/ ESG and Climate Risk to be part of the investment analysis of Chilean Pension Funds2 November, 2020
The Chilean pension regulator (SP) closed on October 28, 2020 the term to file comments to a draft rule (Draft Rule) which introduces mandatory guidelines in relation to climate risk and Environmental, Social and Governance (ESG) factors.
The global investment community has become increasingly aware of the importance of identifying and managing climate and ESG risk.
This greater awareness has led an increasing number of large companies, including several local issuers, to adopt standards such as the Global Reporting Initiative (GRI) and commit to the Principles for Responsible Investment (UN PRI).
Indeed, the Chilean banking, insurance and securities regulator (CMF) in an end of 2019 assessment relating to a proposed rule to introduce GRI type mandatory reporting for all Chilean issuers, stated that according to the GRI database, as at July 2019, 176 different Chilean issuers (out of a global total of 13,956) had reported at some point their sustainability practices using the GRI standard. Likewise, four out of the seven Chilean pension fund managers (AFPs) as well as five other local asset management firms are signatories to the UN PRI, meaning that they have committed to incorporate ESG issues into investment analysis and decision-making processes; to be active owners and incorporate ESG issues into their ownership policies and practices; and to seek appropriate disclosure on ESG issues by the entities in which they invest.
The Draft Rule is in line with the above, though specifically adding Climate Risk as part of the market, credit and fiduciary risks that will be considered by the SP when supervising AFPs.
In this sense, the Draft Rule specifies that as part of the management of financial risks, in particular credit and market risk, the investment policy of each AFP must include the criteria that it will adopt in order to appropriately manage the opportunities and risks stemming from climate change and ESG factors, considering at least (i) identifying the reference analytical framework, should such reference framework exist; and (ii) general risk criteria used in the investment analysis and decision making process.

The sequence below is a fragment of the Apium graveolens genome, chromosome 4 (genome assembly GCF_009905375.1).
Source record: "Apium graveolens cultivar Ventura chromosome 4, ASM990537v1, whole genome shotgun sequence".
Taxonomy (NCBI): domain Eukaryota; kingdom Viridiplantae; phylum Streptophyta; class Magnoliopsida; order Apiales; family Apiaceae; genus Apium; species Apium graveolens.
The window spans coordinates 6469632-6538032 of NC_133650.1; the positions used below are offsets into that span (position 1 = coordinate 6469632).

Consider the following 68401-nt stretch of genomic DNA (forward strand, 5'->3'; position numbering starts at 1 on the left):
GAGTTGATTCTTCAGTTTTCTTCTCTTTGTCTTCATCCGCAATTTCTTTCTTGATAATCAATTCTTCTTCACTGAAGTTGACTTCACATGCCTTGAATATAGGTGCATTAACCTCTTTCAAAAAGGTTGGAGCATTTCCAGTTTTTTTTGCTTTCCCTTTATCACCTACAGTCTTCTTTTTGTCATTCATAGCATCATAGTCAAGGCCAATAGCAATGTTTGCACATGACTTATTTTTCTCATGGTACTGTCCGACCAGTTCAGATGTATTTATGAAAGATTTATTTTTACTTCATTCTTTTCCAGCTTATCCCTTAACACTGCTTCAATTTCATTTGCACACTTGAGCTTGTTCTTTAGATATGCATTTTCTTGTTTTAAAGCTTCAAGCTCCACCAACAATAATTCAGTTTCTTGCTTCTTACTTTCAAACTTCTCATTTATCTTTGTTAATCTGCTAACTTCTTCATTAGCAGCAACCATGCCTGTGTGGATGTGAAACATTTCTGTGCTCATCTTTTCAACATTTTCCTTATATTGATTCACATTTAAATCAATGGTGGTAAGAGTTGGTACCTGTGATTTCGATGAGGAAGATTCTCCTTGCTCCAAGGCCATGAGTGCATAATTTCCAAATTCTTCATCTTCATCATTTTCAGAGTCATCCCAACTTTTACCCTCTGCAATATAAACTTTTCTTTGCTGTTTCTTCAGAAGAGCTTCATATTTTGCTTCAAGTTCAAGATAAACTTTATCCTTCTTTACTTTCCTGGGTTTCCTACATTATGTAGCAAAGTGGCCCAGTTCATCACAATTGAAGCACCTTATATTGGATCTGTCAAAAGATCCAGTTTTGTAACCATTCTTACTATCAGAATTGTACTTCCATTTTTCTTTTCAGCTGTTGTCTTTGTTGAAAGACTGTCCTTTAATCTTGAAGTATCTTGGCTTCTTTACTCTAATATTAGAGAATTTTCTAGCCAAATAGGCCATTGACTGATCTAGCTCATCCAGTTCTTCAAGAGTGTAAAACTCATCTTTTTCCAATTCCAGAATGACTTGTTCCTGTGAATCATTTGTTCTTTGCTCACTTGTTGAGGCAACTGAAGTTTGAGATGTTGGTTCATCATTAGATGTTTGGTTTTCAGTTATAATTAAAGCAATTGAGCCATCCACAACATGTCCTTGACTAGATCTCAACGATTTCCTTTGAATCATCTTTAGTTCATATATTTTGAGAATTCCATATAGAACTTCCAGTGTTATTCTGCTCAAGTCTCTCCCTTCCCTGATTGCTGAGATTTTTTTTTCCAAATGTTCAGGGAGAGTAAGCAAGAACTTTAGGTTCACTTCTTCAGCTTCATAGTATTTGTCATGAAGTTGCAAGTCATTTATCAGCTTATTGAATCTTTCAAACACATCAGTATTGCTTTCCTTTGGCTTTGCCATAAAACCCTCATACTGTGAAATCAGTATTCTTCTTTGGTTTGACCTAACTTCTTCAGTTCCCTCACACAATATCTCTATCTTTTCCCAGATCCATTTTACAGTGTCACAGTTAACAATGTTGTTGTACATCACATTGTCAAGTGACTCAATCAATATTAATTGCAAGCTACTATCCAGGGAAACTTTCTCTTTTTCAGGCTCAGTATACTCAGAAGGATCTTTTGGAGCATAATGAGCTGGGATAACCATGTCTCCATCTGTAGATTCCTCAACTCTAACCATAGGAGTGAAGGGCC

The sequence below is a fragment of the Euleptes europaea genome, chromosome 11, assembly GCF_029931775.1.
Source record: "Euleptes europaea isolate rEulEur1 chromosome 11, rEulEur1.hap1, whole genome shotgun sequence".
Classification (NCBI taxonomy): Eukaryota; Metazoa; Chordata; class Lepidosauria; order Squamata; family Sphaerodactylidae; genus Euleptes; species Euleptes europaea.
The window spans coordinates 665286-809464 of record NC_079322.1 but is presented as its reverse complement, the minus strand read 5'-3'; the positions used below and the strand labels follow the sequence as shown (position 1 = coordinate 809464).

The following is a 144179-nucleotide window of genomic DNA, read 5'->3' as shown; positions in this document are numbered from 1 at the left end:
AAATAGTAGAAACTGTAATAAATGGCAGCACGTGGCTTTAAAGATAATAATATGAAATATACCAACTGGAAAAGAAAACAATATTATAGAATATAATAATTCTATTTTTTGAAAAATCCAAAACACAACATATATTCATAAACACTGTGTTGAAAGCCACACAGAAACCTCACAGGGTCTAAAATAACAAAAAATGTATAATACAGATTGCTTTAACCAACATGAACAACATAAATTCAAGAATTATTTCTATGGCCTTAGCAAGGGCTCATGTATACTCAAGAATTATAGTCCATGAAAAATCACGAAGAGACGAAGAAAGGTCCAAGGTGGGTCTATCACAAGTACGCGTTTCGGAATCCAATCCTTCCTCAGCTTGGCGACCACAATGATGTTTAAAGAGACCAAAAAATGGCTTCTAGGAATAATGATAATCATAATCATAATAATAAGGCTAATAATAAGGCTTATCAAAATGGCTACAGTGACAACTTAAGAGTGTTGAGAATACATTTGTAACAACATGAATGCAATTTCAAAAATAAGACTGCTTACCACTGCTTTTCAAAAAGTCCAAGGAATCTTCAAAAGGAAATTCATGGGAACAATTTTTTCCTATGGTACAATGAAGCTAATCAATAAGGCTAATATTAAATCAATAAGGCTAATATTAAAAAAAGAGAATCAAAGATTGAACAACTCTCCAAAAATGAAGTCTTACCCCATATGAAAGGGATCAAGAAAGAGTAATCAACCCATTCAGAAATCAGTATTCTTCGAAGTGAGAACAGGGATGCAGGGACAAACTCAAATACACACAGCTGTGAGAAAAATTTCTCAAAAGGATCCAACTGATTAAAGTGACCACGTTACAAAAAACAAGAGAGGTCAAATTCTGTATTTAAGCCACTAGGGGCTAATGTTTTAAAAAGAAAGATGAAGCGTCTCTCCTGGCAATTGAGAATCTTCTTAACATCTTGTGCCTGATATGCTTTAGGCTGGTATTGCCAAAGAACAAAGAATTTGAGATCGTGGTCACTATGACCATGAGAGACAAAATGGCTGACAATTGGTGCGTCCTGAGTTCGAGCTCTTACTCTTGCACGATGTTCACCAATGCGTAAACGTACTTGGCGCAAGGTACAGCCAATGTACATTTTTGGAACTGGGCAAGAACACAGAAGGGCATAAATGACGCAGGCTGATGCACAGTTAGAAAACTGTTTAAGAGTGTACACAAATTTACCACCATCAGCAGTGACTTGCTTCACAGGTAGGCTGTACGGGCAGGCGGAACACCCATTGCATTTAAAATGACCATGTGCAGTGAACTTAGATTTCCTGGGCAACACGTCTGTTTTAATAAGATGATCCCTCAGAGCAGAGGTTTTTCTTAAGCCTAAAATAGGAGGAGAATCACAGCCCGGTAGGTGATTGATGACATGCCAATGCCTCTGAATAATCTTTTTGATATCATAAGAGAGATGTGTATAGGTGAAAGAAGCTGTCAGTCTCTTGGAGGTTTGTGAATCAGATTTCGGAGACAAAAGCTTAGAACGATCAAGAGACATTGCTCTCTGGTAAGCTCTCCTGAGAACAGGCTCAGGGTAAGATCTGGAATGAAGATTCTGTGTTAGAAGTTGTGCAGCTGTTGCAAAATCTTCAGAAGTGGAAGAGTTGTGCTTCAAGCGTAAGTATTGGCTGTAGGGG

In this last respect, the Draft Rule requires that each AFP at least:
(a) assess the climate and ESG disclosure and risk management practices of the issuers they plan to invest in;
(b) identify metrics to measure the portfolio exposure to such risks, should such metrics exist; and
(c) describe the main actions that the AFP will commit to perform to promote good climate and ESG disclosure and risk management practices.
It would be reasonable to expect that the above move AFPs to require from issuers they invest in to adopt international reporting standards such as the GRI, and that there will be an increasing bias towards green investments that comply with a recognized taxonomy.
Nevertheless, the Draft Rule is to some extent pragmatic. Firstly, it does not force AFPs to invest only in assets that comply with a taxonomy considering that notwithstanding that the market for green assets has grown significantly in recent years, it is still relatively small. Secondly, the Draft Rule recognizes that in many cases, particularly in relation to climate change risk, it will not always be easy to identify an appropriate reference framework to manage such risks, nor to identify the metrics to measure them. Furthermore, in terms of climate risk reporting only some jurisdictions (albeit important ones such as China and the EU) have managed to move forward on a taxonomy to implement the 2017 recommendations of the Financial Stability Board (FSB) Task Force on Climate-related Financial Disclosures (TCFD).
In any case, the pragmatism of the Draft Rule does not mean that it does not pose significant challenges from the standpoint of corporate governance for AFPs, especially considering that these are in some cases extraordinarily complex issues which are in constant evolution.
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